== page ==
According to Plato, Eros is the striving of mankind to the pure, the good, the beautiful. Eros' Roman counterpart is Cupid.



The dolphin, dove, swan, lime tree, myrtle tree, sparrow, rose, apple, poppy, tortoise, ram, the planet Venus, the month April, dressed or naked, accompanied by Eros & the three Graces.
Often portrayed in her toilet with a mirror.

Goddess of:

Love, desire, beauty, fertility, marriage, sexual rapture,affection, the attraction that binds, erotic love, the sea, vegitation, motherhood, chastity in women & nature.
She was also the Queen of Pleasure, Bringer of Joy, Mother of the People, Patroness of Gardens and Vineyards & Queen of the Heavens.

Fathers - Children:
Anchises - Aeneas
Dionysus - Priapus & Hymen
Hermes - Hermaphroditus
Ares - Deimos, Phobos & Harmonia
* Eros' father is debated between many. Especially Zeus.



The Roman goddess of love and beauty, but originally a vegetation goddess and patroness of gardens and vineyards. Later, under Greek influence, she was equated with Aphrodite and assumed many of her aspects. Possibly the daughter of Jupiter. She was the daughter of Dione and the mother of Cupid. She was also the goddess of chastity in women, despite the fact that she had many affairs with both gods and mortals.

Her cult originated from Ardea and Lavinium in Latium. The oldest temple known of Venus dates back to 293 BC, and was inaugurated on August 18. Later, on this date the Vinalia Rustica was observed. A second festival, that of the Veneralia, was celebrated on April 1 in honor of Venus Verticordia, who later became the protector against vice. Her temple was built in 114 BC. After the Roman defeat near Lake Trasum in 215 BC, a temple was built on the Capitol for Venus Erycina. This temple was officially opened on April 23, and a festival, the Vinalia Priora, was instituted to celebrate the occasion.

Some of Venusí lovers include Mars and Vulcan, modeled on the affairs of Aphrodite. Venus' importance rose, and that of her cult, through the influence of several Roman political leaders. The dictator Sulla made her his patroness, and both Julius Caesar and the emperor Augustus named her the ancestor of their (Julian) family: the 'gens Julia' was Aeneas, son of Venus and the mortal Anchises. Ceasar introduced the cult of Venus Genetrix, the goddess of motherhood and marriage, and built a temple for her in 46 BC. She was also honored in the temple of Mars Ultor. The last great temple of Venus was built by the emperor Hadrianus near the Colusseum in 135 AD.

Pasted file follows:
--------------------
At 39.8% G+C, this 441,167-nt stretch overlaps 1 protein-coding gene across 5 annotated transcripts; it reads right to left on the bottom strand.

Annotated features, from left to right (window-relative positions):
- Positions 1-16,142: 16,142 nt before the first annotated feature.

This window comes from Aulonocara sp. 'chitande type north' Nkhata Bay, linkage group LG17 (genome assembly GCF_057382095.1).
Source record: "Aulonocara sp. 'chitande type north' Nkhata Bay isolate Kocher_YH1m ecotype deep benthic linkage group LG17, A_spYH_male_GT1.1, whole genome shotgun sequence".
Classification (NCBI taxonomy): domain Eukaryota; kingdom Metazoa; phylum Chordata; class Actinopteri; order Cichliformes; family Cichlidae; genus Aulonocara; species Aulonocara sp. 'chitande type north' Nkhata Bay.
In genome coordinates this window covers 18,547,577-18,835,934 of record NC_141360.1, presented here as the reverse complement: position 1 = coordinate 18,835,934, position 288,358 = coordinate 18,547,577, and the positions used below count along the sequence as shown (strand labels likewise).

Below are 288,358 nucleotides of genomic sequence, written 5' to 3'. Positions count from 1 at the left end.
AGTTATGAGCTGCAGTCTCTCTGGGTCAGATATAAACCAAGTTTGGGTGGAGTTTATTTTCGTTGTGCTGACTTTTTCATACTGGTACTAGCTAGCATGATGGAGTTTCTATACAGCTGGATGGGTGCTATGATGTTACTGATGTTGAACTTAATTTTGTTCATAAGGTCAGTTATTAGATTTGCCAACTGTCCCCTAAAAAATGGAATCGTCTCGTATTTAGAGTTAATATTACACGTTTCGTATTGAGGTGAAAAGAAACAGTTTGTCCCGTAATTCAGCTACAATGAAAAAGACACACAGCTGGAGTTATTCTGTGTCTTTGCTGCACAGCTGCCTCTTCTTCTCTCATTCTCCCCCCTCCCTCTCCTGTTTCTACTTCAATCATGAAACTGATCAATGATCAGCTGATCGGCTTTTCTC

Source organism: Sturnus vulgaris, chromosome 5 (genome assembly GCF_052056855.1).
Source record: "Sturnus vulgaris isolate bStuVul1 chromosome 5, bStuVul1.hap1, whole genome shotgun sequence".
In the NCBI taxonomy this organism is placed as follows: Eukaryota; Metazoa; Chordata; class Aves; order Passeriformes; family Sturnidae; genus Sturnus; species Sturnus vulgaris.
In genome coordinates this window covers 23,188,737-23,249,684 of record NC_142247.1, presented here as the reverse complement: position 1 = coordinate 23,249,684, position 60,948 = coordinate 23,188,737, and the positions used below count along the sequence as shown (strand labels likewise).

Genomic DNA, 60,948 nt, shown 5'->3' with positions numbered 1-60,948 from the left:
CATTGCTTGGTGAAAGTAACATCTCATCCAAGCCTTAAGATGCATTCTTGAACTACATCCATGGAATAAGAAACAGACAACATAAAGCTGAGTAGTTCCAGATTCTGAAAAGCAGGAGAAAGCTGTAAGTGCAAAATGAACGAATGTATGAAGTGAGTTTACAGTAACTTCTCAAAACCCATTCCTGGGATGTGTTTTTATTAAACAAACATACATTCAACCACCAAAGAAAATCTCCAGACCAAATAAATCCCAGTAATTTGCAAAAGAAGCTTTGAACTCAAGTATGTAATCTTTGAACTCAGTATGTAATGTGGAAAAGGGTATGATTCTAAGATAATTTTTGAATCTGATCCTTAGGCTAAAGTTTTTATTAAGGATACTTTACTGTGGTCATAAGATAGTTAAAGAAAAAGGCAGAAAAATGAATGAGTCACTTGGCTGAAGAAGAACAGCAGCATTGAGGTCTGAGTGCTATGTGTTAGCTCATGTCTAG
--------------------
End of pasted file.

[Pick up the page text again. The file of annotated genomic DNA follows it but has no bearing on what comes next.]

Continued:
Venus really had no myths of her own but was so closely identified with the Greek Aphrodite that she "took over" Aphrodite's myths.


Cupid was the Roman god of Love, son of Venus. He is a small, winged boy, carrying bow and arrows. The arrows, once struck the heart, makes the victim fall in love. He is also portrayed as a young man with Venus or with a small group of winged infants (the Amoretti or Amorini). Some traditions say that he was born from a silver egg.

Cupid took as his wife, the beautiful mortal maiden Psyche. . . on the condition that he would join her only at night so she never saw his face. Their dark nights together were full of love and passion; though Psyche had a fear that her loving husband might also be an ugly monster!

At the urging of her sisters (and her own fears) she hid a knife and candle by their bed one evening before he came. After Cupid fell asleep Psyche silently stole out of bed and lit the candle. As she held the light up to his face she saw not an evil ugly beast. . . but a most handsome young man with wings!

In her surprise she spilled some candle wax on his sleeping face. The hot wax woke Cupid, and he flew away as he cried "O foolish Psyche! Is it thus you repay my love? But go; return to your sisters whose advice you seem to think preferable to mine! I inflict no punishment on you other than to leave you forever. "

The name is derived from the Latin cupido, meaning "desire". His Greek equivalent is Eros.